169: The Love of the Nightingale

3 Oct

Timberlake Wertenbaker’s The Love of the Nightingale is a classic tale for contemporary audiences. (Read Ovid’s Metamorphoses for the classical inspiration.)

Painting of Philomela and Procne

Philomele and Procne, by Elizabeth Gardener Bouguereau

Philomele is a young Athenian princess, desperate for knowledge, feeling and passion. She has an older sister, Procne, who is married to Tereus, the conquering King of Thrace. Before she leaves for the far away kingdom, Procne makes Philomele promise that she will come to her if she asks.

When Procne wants her sister with her, she sends her husband to fetch her, not caring that it is a long voyage and that he will be gone for months.

The Love of the Nightingale is set up like a Greek tragedy, with a chorus and the prophesied doom so common in Greek verse. But it has contemporary resonance made all the more palpable by the moment when the chorus goes from commenting on the action to questioning outside the world of the play.

IRIS: To some questions there are no answers. We might ask you now: why does the Vulture eat Prometheus’s liver? He brought men intelligence.
ECHO: Why did God want them stupid?
IRIS: We can ask: why did Medea kill her children?
JUNE: Why do countries make war?
HELEN: Why are races exterminated?
HERO: Why do white people cut off the words of blacks?
IRIS: Why do people disappear? The ultimate silence.
ECHO: Not even death recorded.
HELEN: Why are little girls raped and murdered in the car parks of dark cities?
IRIS: What makes the torturer smile?
HERO: We can ask. Words will grope and probably not find.

Wertenbaker has written a beautiful play, which is much more than a simple retelling of a myth. She even plays with the word ‘myth’: the male chorus ponder its origins and reveal that the original Greek meaning of myth is “simply what is delivered by word of mouth”: that a myth is both speech and the “content of the speech”.

As with Our Country’s Good, there is a play within the play, this time the story of Phaedra, which Philomele’s father uses to try to decipher whether or not he should let his young daughter travel to her sister.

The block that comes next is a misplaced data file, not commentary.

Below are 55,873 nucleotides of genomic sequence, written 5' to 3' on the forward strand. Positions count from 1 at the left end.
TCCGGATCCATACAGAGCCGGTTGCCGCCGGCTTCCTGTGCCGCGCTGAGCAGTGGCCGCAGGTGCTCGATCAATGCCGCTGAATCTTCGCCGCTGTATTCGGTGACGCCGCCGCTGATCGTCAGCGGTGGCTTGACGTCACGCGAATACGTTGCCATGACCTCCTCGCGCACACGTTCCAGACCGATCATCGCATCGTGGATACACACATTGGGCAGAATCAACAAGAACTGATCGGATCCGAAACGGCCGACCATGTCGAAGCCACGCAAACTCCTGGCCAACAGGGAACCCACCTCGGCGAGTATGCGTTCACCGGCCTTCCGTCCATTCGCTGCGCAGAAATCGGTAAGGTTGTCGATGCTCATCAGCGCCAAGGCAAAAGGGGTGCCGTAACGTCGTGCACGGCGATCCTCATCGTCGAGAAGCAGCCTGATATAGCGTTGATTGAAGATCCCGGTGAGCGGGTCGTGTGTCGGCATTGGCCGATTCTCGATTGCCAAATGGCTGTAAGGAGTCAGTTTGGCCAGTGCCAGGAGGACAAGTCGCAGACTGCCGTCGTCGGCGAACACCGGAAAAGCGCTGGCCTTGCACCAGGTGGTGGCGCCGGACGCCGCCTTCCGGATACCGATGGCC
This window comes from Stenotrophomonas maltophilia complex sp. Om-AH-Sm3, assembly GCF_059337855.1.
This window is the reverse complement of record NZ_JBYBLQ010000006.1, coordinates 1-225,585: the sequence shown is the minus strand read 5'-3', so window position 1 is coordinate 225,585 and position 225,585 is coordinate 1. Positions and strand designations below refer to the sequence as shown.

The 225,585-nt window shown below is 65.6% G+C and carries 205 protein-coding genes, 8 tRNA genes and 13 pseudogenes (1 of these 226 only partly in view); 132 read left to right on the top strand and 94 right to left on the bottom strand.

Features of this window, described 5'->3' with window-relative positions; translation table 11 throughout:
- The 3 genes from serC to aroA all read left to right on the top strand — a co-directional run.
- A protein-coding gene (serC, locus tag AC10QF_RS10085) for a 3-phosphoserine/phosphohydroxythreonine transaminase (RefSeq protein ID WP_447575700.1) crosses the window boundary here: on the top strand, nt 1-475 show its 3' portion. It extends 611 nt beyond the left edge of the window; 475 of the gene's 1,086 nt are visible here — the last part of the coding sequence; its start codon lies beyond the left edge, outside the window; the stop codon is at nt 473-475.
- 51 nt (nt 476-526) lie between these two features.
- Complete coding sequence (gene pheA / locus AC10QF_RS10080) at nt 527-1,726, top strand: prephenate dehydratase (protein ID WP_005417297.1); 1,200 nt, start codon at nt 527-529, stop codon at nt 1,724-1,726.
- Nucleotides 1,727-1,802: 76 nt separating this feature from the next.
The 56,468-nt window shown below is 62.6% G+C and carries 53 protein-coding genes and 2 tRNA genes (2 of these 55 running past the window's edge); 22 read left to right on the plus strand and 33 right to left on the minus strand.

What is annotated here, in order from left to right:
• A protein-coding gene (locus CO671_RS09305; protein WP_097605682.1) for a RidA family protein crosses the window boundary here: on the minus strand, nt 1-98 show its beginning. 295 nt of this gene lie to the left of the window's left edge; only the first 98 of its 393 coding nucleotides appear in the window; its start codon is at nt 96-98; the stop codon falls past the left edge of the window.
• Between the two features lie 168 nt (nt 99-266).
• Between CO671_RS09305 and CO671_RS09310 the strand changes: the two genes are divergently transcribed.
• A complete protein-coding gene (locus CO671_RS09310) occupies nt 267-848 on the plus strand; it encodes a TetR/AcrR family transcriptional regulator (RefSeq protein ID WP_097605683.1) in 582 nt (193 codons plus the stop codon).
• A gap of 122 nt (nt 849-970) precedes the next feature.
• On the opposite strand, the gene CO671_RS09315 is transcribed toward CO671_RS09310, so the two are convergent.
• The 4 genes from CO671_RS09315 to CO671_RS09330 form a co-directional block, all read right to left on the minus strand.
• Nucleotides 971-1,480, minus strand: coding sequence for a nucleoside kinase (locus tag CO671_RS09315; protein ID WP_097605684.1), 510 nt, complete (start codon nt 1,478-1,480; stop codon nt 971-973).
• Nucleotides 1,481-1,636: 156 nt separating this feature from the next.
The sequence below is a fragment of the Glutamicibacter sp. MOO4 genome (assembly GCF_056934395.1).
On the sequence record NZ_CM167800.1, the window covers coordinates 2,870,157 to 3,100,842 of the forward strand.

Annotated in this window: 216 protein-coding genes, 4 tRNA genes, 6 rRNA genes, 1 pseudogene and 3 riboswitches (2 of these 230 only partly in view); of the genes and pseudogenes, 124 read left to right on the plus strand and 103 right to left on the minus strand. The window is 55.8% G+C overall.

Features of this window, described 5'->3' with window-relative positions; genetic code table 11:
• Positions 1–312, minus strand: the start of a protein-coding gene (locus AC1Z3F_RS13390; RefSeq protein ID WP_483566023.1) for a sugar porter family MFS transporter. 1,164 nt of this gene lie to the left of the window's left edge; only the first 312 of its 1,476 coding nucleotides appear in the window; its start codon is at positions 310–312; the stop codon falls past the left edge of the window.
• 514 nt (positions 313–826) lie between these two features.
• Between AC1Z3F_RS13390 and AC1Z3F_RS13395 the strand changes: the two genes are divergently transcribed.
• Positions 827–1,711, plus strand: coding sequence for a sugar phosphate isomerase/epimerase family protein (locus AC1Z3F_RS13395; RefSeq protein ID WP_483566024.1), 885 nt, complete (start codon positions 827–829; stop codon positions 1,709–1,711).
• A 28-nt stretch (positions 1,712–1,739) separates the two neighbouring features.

KING PANDION: I find plays help me think. You catch a phrase, recognize a character. Perhaps this play will help us come to a decision.

Later, his wife remarks: “Listen to the chorus. The playwright always speaks through the chorus.” And so we listen closely to the chorus and know for certain that if Philomele goes with Tereus things will end in tragedy, as they do and as they must.

Tereus becomes blinded by lust for his wife’s sister on the voyage back to Thrace and has her escort murdered. He tells Philomele that her sister is dead and then demands to have her.

PHILOMELE: I have to consent.
TEREUS: It would be better, but no, you do not have to. Does the god ask permission?
PHILOMELE: Help. Help me. Someone. Niobe!
TEREUS: So, you are afraid. I know fear well. Fear is consent. You see the god and you accept.
PHILOMELE: Niobe!
TEREUS: I will have you in your fear. Trembling limbs to my fire.

He rapes her and when she threatens to tell, he cuts out her tongue. But women without voices can still make themselves heard and Philomele gets to take her revenge before turning into a nightingale.

Publisher: Faber and Faber

Cast: 8F, 7M, 1 boy (contains some doubling)

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